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A roundup of some of the Harvard Law School faculty and alumni who have played or are now playing central roles in the gay marriage cases before the Court.
On Feb. 15, a panel of legal and public-health scholars, moderated by Dean Martha Minow and including Clinical Professor Ron Sullivan and Alan A. Stone, professor of Law and Psychiatry, gathered at Harvard Law School for a public forum on gun violence, gun policy and the prospects for meaningful reform in a post-Newtown landscape.
Justice Clarence Thomas has become known as a quiet presence on the Supreme Court. But on Jan. 29, members of the Harvard Law School community got to hear him speak—and he did so with great humor and warmth. As part of the Herbert W. Vaughan Lecture Series, Thomas participated in a conversation with HLS Dean Martha Minow, after a day in which he met with faculty and students.
This fall, visitors to Langdell Hall have an opportunity to take a deeper look at the professor who saved a School. “A Storied Legacy: Correspondence and Early Writings of Joseph Story” is an exhibit of letters and manuscripts on display through Dec. 7 in the Harvard Law School Library’s Caspersen Room.
On Sept. 5, U.S. Supreme Court Associate Justice Elena Kagan ’86 joined Harvard Law School Dean Martha Minow for a conversation on life as a Supreme Court Justice. The former and current deans spoke before an overflow audience in the Wasserstein Hall, Caspersen Student Center, Clinical Wing building.
On April 25th, Harvard Law School celebrated Justice John Paul Stevens’ 35 years of service on the Supreme Court with an event honoring his work and his contributions to the fields of environmental, energy, and natural resources law.
The U.S. Supreme Court issued its ruling on the 2010 national health care overhaul on Thursday, June 28, 2012, largely allowing the Patient Protection and Affordable Care Act (ACA) to stand. A number of HLS faculty members offered media analysis of the Court’s ruling in the days following the ruling.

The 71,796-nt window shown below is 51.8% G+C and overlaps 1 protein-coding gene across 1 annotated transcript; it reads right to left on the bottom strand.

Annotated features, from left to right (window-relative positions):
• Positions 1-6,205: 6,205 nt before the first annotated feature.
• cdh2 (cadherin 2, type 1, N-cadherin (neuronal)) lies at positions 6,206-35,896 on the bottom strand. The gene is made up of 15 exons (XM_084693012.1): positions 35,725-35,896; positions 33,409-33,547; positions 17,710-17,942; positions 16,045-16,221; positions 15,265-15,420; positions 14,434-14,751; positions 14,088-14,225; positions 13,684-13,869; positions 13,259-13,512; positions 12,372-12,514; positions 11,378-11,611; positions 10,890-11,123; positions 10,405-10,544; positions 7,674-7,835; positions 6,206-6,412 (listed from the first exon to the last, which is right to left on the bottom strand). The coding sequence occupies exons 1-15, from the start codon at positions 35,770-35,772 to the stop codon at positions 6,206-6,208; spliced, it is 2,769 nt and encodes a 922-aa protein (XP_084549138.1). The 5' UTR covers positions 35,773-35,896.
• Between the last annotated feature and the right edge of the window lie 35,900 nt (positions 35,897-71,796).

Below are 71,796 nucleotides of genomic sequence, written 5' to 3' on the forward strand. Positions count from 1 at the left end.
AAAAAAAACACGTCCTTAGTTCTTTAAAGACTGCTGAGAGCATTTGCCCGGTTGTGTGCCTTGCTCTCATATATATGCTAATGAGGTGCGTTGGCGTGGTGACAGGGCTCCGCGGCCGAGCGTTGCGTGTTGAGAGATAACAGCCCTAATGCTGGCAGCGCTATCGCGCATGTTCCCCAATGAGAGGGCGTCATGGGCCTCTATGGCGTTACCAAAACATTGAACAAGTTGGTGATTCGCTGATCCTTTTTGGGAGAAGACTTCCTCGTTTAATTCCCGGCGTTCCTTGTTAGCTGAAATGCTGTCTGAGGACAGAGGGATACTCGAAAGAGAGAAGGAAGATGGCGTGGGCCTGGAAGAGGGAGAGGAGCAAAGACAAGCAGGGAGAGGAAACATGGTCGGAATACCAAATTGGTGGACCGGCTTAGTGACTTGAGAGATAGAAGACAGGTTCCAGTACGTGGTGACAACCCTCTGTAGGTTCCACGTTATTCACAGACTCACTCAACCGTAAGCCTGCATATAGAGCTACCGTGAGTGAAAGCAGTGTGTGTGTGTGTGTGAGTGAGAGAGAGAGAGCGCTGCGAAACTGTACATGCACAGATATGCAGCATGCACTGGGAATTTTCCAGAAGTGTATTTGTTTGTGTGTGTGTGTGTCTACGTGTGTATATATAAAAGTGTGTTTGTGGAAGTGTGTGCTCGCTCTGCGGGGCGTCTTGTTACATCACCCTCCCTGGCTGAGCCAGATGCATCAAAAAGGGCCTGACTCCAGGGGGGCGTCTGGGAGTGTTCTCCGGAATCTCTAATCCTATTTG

Margaret H. Marshall, senior research fellow and lecturer on law at Harvard Law School, was recently awarded the Radcliffe Institute Medal. Marshall, who is former chief justice of the Massachusetts Supreme Court and senior counsel at Choate Hall & Stewart, LLP, gave the keynote address during the Radcliffe Day luncheon on May 25.
A decision by the U.S. Supreme Court on whether Congress has the power to mandate individuals to have private insurance coverage isn’t expected until the end of June. But Georgetown University Law Center professor and libertarian legal theorist Randy Barnett ’77 is already claiming victory of sorts for his argument that the mandate is unconstitutional.
When the second wave of feminism swept the country in the early 1970s, a woman had never served on the United States Supreme Court. There had never been a woman Secretary of State. If there were any women attorneys general, CEOs, or law school deans, they were rarer than water vapor on the moon. Today, there’s nothing to hold women back. Right? Not so fast. That’s the message delivered by keynote speaker Nancy Gertner to the 300-plus attendees of the National Association of Women Judges’ (NAWJ) conference held at Harvard Law School in mid-March.
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